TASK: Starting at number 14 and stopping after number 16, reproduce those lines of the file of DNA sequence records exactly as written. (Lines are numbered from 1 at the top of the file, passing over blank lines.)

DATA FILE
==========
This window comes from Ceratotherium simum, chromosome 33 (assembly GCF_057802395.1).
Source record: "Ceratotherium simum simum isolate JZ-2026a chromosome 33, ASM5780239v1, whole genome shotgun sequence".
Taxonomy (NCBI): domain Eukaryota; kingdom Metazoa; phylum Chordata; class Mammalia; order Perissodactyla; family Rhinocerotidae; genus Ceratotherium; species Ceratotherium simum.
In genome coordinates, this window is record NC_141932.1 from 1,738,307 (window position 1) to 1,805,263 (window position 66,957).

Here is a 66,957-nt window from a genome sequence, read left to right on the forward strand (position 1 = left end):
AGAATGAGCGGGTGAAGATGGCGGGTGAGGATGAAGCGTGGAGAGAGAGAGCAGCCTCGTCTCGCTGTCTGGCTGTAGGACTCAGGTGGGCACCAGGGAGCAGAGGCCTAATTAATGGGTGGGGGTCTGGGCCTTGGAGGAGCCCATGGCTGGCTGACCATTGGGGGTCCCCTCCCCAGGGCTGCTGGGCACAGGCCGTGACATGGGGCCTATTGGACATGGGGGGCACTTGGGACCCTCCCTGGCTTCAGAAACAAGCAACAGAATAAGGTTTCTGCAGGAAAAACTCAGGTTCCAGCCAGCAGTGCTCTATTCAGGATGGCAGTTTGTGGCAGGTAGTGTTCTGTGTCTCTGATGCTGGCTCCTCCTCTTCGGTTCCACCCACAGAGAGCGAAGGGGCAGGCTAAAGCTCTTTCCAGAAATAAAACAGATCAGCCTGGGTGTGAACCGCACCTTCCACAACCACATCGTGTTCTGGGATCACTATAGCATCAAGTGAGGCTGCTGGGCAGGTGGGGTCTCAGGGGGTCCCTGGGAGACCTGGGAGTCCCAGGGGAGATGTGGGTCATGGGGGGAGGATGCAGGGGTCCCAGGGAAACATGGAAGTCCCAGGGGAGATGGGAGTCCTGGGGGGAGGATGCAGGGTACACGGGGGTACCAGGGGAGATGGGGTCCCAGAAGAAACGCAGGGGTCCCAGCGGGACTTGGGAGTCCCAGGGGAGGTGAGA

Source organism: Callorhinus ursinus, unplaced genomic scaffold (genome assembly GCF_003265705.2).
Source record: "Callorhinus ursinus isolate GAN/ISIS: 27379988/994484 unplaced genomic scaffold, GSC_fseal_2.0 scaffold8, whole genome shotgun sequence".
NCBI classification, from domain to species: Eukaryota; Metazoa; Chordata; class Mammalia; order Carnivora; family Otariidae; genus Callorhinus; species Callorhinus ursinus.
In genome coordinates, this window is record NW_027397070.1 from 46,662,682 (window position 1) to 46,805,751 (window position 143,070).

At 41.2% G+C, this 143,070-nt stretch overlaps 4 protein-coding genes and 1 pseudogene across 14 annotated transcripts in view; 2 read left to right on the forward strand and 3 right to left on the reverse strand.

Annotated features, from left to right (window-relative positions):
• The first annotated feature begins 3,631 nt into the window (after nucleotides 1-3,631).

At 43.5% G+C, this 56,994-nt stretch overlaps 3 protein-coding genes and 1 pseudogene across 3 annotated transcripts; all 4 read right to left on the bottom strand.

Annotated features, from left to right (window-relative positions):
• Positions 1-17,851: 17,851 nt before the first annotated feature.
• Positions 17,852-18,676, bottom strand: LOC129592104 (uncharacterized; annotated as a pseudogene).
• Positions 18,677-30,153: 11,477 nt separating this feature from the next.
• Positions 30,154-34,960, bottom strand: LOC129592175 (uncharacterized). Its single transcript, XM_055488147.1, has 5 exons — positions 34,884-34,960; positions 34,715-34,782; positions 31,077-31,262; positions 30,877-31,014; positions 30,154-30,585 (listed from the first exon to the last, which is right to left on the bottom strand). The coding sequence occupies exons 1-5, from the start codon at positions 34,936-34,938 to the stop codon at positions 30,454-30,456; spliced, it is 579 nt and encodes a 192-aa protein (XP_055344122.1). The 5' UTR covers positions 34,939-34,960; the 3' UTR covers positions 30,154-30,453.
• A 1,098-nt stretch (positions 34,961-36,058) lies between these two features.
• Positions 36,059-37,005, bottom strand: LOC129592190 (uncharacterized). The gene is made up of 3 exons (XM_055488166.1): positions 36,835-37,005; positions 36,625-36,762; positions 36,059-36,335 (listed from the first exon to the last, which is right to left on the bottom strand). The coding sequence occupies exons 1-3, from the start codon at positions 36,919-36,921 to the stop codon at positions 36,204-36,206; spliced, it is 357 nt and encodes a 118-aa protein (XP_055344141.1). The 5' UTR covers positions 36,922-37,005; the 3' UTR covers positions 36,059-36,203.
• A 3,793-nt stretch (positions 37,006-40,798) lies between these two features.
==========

At 43.5% G+C, this 56,994-nt stretch overlaps 3 protein-coding genes and 1 pseudogene across 3 annotated transcripts; all 4 read right to left on the bottom strand.

Annotated features, from left to right (window-relative positions):
• Positions 1-17,851: 17,851 nt before the first annotated feature.